Too close for comfort

A letter from the Chairman

The Royal Parks had a publicity campaign last autumn to dissuade people from crowding round stags fighting and mating during the rut, because of the stress caused to the deer and disruption of their normal behaviour.

In Bushy Park over the summer people were often feeding and stroking the fallow deer, and even holding children on their backs. You could then see those same deer invading family picnics, wanting more food, and people grabbing their children and running away in panic.

These incidents raise questions about what should be our relationship to wild (or actually semi-wild) animals. Can we use them for our entertainment or should we leave them alone and be content to see them only at a distance or through a wildlife documentary?

As more of us live in cities, fewer of us have contact with wildlife other than urbanised foxes and birds. We’ve closed down animal circuses and zoos have fewer large animals because of stricter animal welfare regulations. We travel more and further but human destruction of wildlife habitats and the declining numbers of many species means there are far fewer wild animals to be seen anywhere in the world.

Wildlife documentaries are a wonderful way for us to appreciate wildlife but because we see David Attenborough getting close to animals, we want to have the same experience – without the physical and intellectual effort of his patient waiting and even more patient understanding of the animals.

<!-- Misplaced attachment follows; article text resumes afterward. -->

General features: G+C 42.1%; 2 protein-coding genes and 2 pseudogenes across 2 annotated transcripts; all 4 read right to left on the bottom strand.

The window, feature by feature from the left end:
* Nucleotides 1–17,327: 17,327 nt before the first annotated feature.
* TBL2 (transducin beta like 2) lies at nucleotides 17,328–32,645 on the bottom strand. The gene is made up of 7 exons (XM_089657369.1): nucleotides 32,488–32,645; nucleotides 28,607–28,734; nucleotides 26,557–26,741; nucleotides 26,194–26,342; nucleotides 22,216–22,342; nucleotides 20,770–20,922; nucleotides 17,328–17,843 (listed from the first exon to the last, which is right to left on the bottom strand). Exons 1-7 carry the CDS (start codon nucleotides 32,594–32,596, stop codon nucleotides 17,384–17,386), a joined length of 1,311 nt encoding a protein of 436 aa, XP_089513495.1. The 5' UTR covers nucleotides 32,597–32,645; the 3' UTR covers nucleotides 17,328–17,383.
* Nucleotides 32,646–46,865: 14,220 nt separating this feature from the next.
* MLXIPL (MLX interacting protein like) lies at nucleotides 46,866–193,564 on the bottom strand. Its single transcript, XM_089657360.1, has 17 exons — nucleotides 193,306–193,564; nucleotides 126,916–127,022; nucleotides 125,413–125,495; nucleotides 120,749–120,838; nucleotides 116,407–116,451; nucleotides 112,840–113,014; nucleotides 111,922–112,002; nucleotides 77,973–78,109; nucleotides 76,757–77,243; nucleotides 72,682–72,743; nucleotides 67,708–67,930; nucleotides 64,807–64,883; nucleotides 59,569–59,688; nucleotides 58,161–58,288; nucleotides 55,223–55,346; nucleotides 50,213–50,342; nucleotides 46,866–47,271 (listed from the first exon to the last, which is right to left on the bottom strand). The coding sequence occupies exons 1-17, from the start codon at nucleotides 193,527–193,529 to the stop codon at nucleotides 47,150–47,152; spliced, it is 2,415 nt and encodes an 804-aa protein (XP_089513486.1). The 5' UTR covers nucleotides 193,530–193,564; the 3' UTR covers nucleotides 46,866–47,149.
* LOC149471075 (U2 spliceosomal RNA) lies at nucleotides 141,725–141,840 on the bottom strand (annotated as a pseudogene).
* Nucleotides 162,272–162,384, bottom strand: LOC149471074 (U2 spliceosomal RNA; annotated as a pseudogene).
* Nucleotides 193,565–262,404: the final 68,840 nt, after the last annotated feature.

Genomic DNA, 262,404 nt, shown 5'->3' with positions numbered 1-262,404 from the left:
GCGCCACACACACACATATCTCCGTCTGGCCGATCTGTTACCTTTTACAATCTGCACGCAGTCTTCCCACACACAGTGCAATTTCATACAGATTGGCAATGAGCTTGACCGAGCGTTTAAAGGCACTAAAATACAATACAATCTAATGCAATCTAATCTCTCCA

All this means that we flock to places like Richmond Park where with minimal effort we can see, touch, feed and take selfies with ‘wild’ animals. We’re not concerned that this might stress the animals; our and our children’s entertainment is more important.

Occasionally, the animals hit back – as red deer do when they trample dogs or corner humans against a tree (both have happened in Richmond and Bushy in the last couple of years). Deer like those in Bushy that aggressively invade picnics will probably have to be killed because of the risk they pose to people.

Why can’t we accept that we can’t all see wild animals ‘up close and personal’ as David Attenborough does? And that using them for our entertainment degrades both them and us – and indeed destroys the wildness for which we come to see them?

Instead we might just learn to keep our distance and see their intimate habits in documentaries. I know badgers and barn owls and stag beetles exist in Richmond Park. I’ve occasionally seen them in my 35 years living here, but I’m content just to know that they are there. Isn’t that sufficient?

Ron Crompton